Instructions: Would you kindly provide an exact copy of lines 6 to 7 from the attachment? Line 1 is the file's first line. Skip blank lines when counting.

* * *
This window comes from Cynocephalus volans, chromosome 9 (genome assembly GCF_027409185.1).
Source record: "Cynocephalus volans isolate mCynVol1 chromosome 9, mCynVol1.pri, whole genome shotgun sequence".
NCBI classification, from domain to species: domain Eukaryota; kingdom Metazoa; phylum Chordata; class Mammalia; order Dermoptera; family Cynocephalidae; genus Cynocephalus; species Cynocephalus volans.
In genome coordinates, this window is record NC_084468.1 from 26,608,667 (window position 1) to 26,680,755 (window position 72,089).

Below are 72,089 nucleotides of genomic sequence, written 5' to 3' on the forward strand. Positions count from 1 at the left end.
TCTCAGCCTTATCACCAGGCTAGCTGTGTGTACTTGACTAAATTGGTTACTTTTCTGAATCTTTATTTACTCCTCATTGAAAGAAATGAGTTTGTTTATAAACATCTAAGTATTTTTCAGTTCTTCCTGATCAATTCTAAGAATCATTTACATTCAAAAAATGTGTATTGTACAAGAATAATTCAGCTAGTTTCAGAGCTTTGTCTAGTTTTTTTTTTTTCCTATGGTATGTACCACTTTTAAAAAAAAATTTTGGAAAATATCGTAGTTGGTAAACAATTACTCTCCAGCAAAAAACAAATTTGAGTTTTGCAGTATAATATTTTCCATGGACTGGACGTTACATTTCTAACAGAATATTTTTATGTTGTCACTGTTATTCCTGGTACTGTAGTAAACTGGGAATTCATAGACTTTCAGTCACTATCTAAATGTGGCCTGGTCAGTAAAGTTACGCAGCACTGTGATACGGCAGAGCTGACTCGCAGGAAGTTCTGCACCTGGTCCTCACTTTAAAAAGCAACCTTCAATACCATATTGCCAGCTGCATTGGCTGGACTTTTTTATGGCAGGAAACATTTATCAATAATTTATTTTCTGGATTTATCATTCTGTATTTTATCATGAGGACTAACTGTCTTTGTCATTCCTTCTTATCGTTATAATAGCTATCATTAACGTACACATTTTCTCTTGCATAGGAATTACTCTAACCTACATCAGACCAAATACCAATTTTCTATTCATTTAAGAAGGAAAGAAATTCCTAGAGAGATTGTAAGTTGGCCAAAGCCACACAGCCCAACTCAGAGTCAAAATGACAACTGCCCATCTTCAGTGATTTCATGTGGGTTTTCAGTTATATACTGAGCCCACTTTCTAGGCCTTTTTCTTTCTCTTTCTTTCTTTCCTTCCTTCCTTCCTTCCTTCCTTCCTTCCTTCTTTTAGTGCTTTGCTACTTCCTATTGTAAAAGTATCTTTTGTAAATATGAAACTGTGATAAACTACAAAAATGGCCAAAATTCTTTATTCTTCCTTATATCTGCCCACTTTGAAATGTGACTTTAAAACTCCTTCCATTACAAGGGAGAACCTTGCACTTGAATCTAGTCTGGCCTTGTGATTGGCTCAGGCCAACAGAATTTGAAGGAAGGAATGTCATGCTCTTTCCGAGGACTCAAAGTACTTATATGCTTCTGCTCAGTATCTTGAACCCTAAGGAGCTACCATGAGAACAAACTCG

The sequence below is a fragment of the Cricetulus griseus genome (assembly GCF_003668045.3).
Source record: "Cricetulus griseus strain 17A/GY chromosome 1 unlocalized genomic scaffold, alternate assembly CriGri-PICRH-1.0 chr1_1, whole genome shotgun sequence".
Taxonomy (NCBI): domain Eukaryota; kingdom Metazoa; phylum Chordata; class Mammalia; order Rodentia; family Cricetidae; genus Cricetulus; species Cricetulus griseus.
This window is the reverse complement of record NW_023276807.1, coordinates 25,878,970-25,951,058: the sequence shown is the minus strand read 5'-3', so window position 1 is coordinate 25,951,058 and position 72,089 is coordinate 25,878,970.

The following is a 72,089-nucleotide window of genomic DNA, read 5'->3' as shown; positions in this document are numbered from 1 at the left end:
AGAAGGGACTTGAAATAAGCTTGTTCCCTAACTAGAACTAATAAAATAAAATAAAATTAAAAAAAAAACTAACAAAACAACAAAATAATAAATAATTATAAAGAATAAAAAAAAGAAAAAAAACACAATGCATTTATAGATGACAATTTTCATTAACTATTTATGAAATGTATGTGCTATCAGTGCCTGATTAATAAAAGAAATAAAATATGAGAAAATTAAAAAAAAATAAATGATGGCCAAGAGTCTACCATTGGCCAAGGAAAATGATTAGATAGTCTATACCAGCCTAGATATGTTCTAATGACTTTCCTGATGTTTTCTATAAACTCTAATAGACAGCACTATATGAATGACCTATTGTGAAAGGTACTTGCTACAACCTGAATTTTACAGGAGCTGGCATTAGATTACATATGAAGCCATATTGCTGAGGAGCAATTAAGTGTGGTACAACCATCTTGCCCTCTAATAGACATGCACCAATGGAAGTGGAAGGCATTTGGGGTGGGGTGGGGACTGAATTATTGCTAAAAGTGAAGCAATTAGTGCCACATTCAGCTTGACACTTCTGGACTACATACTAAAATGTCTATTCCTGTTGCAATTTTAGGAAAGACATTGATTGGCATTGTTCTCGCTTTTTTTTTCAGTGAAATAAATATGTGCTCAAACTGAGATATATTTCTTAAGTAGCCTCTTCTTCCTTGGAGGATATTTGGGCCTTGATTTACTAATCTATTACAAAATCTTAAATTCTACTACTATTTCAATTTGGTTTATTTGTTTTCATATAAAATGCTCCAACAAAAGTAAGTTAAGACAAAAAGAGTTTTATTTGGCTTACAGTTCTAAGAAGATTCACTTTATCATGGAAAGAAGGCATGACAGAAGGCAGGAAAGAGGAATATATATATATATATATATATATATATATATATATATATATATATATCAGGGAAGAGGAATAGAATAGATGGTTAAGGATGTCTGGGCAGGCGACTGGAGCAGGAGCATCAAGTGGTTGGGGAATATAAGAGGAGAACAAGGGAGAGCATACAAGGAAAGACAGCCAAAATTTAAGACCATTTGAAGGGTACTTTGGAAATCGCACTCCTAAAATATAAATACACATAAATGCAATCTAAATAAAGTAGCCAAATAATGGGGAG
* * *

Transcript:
TCTCAGCCTTATCACCAGGCTAGCTGTGTGTACTTGACTAAATTGGTTACTTTTCTGAATCTTTATTTACTCCTCATTGAAAGAAATGAGTTTGTTTATAAACATCTAAGTATTTTTCAGTTCTTCCTGATCAATTCTAAGAATCATTTACATTCAAAAAATGTGTATTGTACAAGAATAATTCAGCTAGTTTCAGAGCTTTGTCTAGTTTTTTTTTTTTCCTATGGTATGTACCACTTTTAAAAAAAAATTTTGGAAAATATCGTAGTTGGTAAACAATTACTCTCCAGCAAAAAACAAATTTGAGTTTTGCAGTATAATATTTTCCATGGACTGGACGTTACATTTCTAACAGAATATTTTTATGTTGTCACTGTTATTCCTGGTACTGTAGTAAACTGGGAATTCATAGACTTTCAGTCACTATCTAAATGTGGCCTGGTCAGTAAAGTTACGCAGCACTGTGATACGGCAGAGCTGACTCGCAGGAAGTTCTGCACCTGGTCCTCACTTTAAAAAGCAACCTTCAATACCATATTGCCAGCTGCATTGGCTGGACTTTTTTATGGCAGGAAACATTTATCAATAATTTATTTTCTGGATTTATCATTCTGTATTTTATCATGAGGACTAACTGTCTTTGTCATTCCTTCTTATCGTTATAATAGCTATCATTAACGTACACATTTTCTCTTGCATAGGAATTACTCTAACCTACATCAGACCAAATACCAATTTTCTATTCATTTAAGAAGGAAAGAAATTCCTAGAGAGATTGTAAGTTGGCCAAAGCCACACAGCCCAACTCAGAGTCAAAATGACAACTGCCCATCTTCAGTGATTTCATGTGGGTTTTCAGTTATATACTGAGCCCACTTTCTAGGCCTTTTTCTTTCTCTTTCTTTCTTTCCTTCCTTCCTTCCTTCCTTCCTTCCTTCCTTCTTTTAGTGCTTTGCTACTTCCTATTGTAAAAGTATCTTTTGTAAATATGAAACTGTGATAAACTACAAAAATGGCCAAAATTCTTTATTCTTCCTTATATCTGCCCACTTTGAAATGTGACTTTAAAACTCCTTCCATTACAAGGGAGAACCTTGCACTTGAATCTAGTCTGGCCTTGTGATTGGCTCAGGCCAACAGAATTTGAAGGAAGGAATGTCATGCTCTTTCCGAGGACTCAAAGTACTTATATGCTTCTGCTCAGTATCTTGAACCCTAAGGAGCTACCATGAGAACAAACTCG

The sequence below is a fragment of the Cricetulus griseus genome (assembly GCF_003668045.3).